The catering and hospitality sector in Newcastle
- Head chef salary (July 2019) in Newcastle: £34,050 a year / £16.37 per hour
- Sous chef salary (July 2019) in Newcastle: £25,960 a year / £12.50 per hour
- Chef de partie salary (July 2019) in Newcastle: £24,600 a year / £11.80 per hour
The largest city in the Northeast of England, Newcastle upon Tyne’s reputation exceeds its size. Though only the eighth-most populous urban area in the UK, few cities have had such a disproportionate impact on popular culture. From the world-famous Tyne Bridge (of which the Sydney Harbour Bridge is a copy) to the familiar TV appearances of native sons Ant and Dec, Newcastle is one of the best-known cities in Britain.
This reputation has largely been forged by the gregarious, hardworking nature of its people. The Geordie tones of the Auf Wiedersehen Pet builders were familiar in living rooms up and down the country, as were the sporting exploits of local-boys-done-good Sir Bobby Robson, Paul Gascoigne and Alan Shearer. In Newcastle, football is a religion, and the locals are just as famous for their passionate support of Newcastle United Football Club as they are for their distinctive accent. Music is also in the blood: just ask Sting, Mark Knopfler, Cheryl, and one half of Little Mix.
When it comes to food and drink, however, Newcastle is not particularly on the radar – which is a surprise given its rich culinary heritage. Geordie cuisine has given us pease pudding, the stottie cake, Newcastle Brown Ale, and the UK’s favourite bakery chain, Greggs. Panackelty, a type of casserole, also originated in the nearby city of Sunderland. For lovers of hearty British food, the Northeast is in a league of its own.
But there’s no need for more adventurous chefs to miss out. As a welcoming, cosmopolitan city, the Toon is fast becoming a foodie hotspot. From Gateshead to North Shields, a crop of excellent eateries are popping up all over Tyne and Wear, giving catering and hospitality professionals plenty of choice for employment in the city. Whether you’re after tapas and cocktails or steamed bao buns and beer, Newcastle won’t let you down.
With such a vibrant dining scene and strong wages, Newcastle is increasingly becoming a destination for ambitious catering and hospitality professionals. According to our most recent data, the average head chef in Newcastle earns up to £34,000 a year. A sous chef can expect to take home £26,000, while the average chef de partie makes earns around £11.80 an hour. All of these wages are higher than the national average for these roles.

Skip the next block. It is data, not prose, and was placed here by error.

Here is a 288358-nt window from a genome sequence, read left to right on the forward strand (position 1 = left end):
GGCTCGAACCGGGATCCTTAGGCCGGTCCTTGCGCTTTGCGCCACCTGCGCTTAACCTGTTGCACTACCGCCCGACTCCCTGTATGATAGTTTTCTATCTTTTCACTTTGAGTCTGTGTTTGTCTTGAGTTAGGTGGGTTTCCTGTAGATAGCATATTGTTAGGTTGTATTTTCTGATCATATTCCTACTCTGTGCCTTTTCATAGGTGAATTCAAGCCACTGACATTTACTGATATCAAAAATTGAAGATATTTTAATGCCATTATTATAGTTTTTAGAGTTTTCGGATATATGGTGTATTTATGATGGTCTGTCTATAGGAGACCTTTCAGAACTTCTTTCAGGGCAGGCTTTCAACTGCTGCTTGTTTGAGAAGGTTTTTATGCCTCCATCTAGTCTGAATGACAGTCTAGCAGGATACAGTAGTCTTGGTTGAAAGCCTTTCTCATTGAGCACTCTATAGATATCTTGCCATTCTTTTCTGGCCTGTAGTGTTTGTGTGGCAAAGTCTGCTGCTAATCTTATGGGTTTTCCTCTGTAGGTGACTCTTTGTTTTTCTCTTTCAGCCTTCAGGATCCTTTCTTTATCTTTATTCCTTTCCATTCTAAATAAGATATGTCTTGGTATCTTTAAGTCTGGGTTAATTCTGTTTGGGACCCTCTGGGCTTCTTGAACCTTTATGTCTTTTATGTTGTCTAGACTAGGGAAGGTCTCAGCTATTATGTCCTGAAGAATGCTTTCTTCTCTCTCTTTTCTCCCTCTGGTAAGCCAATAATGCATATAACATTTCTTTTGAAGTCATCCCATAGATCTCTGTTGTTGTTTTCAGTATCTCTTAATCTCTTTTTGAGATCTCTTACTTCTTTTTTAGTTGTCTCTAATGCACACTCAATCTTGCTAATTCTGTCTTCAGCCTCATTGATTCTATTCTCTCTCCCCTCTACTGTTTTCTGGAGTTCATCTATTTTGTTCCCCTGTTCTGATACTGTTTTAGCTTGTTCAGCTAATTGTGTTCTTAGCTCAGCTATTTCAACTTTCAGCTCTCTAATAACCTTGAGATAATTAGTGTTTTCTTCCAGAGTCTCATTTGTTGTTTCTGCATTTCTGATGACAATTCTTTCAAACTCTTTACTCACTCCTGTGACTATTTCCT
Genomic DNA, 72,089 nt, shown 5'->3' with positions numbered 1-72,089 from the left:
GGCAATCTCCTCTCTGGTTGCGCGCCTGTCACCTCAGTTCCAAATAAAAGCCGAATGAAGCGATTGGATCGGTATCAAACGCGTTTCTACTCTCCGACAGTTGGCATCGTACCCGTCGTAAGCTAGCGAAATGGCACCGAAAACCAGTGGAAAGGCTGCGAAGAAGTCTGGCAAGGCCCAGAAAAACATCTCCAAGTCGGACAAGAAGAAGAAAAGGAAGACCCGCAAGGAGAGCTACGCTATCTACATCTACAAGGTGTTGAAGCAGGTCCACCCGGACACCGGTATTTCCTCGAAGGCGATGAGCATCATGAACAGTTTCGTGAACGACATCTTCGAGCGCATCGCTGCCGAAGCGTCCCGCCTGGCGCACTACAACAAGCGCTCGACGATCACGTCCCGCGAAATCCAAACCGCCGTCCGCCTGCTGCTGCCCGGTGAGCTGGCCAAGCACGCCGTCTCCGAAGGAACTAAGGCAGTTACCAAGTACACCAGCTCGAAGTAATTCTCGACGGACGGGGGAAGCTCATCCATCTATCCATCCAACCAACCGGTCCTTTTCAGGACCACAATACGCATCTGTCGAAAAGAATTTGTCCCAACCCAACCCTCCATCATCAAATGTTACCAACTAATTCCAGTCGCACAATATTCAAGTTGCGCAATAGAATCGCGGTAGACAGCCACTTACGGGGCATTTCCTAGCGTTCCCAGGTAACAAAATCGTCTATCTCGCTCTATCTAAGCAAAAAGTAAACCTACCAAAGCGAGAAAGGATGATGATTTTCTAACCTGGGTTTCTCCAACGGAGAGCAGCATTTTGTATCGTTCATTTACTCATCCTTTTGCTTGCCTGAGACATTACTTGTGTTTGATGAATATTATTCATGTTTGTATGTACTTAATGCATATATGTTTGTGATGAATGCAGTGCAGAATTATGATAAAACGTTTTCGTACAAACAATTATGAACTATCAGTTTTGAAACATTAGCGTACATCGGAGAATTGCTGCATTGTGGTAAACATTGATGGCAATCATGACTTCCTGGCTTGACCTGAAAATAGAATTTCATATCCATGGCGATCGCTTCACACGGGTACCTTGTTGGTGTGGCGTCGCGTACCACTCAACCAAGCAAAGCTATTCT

Newcastle also has plenty of opportunities for catering and hospitality workers looking to upskill. Newcastle College, for example, runs a popular Chefs’ Academy. If you work for one of Blue Arrow’s catering employers, you may also have the opportunity to join a Blue Arrow Apprenticeship programme. No matter if you’re a commis chef, bar back or barista, Newcastle is a great place to work in our industry right now.
Cost of living in Newcastle
- Average monthly rent in Newcastle: £400-£1,000
- Monthly travel pass: £57.50 (all forms of public transport)
- Meal for two in a mid-range restaurant: £40
- Council Tax: £1,240.02 - £3,964.22 per year / £103.34 - £330.35 per month
Thanks to a comprehensive rapid transit and light rail system, the Metro, Newcastle and the larger Tyne and Wear region are easy to navigate. Gateshead Quayside is a short hop over the Tyne away from Newcastle city centre, while a journey from Newcastle City Airport to Wallsend only takes 45 minutes. For the more far-flung areas not accessible via light rail, Newcastle’s regular bus network ensures quick access to the city centre. A single fare in Newcastle costs £2.90, while a monthly travel pass will set you back £57.50.